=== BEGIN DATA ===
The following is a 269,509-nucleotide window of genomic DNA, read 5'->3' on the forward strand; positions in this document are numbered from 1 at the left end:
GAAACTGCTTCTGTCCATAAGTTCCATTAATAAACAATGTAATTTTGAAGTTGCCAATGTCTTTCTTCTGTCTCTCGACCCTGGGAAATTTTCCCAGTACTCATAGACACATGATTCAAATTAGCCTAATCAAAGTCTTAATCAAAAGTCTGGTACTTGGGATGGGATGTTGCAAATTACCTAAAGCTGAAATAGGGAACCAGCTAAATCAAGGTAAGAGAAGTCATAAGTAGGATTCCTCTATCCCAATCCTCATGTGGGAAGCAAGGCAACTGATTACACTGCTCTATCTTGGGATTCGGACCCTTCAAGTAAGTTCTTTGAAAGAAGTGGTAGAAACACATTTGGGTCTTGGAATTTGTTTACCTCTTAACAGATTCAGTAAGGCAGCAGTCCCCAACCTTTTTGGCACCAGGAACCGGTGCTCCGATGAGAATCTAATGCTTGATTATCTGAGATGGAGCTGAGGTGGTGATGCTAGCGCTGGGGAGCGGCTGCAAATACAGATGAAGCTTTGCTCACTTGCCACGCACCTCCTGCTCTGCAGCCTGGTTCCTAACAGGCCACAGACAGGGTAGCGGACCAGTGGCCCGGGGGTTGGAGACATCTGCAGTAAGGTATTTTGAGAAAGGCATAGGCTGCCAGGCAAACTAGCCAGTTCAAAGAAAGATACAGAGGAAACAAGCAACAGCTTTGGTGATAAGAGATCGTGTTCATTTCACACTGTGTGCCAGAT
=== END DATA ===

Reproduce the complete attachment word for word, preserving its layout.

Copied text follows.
The following is a 269,509-nucleotide window of genomic DNA, read 5'->3' on the forward strand; positions in this document are numbered from 1 at the left end:
GAAACTGCTTCTGTCCATAAGTTCCATTAATAAACAATGTAATTTTGAAGTTGCCAATGTCTTTCTTCTGTCTCTCGACCCTGGGAAATTTTCCCAGTACTCATAGACACATGATTCAAATTAGCCTAATCAAAGTCTTAATCAAAAGTCTGGTACTTGGGATGGGATGTTGCAAATTACCTAAAGCTGAAATAGGGAACCAGCTAAATCAAGGTAAGAGAAGTCATAAGTAGGATTCCTCTATCCCAATCCTCATGTGGGAAGCAAGGCAACTGATTACACTGCTCTATCTTGGGATTCGGACCCTTCAAGTAAGTTCTTTGAAAGAAGTGGTAGAAACACATTTGGGTCTTGGAATTTGTTTACCTCTTAACAGATTCAGTAAGGCAGCAGTCCCCAACCTTTTTGGCACCAGGAACCGGTGCTCCGATGAGAATCTAATGCTTGATTATCTGAGATGGAGCTGAGGTGGTGATGCTAGCGCTGGGGAGCGGCTGCAAATACAGATGAAGCTTTGCTCACTTGCCACGCACCTCCTGCTCTGCAGCCTGGTTCCTAACAGGCCACAGACAGGGTAGCGGACCAGTGGCCCGGGGGTTGGAGACATCTGCAGTAAGGTATTTTGAGAAAGGCATAGGCTGCCAGGCAAACTAGCCAGTTCAAAGAAAGATACAGAGGAAACAAGCAACAGCTTTGGTGATAAGAGATCGTGTTCATTTCACACTGTGTGCCAGAT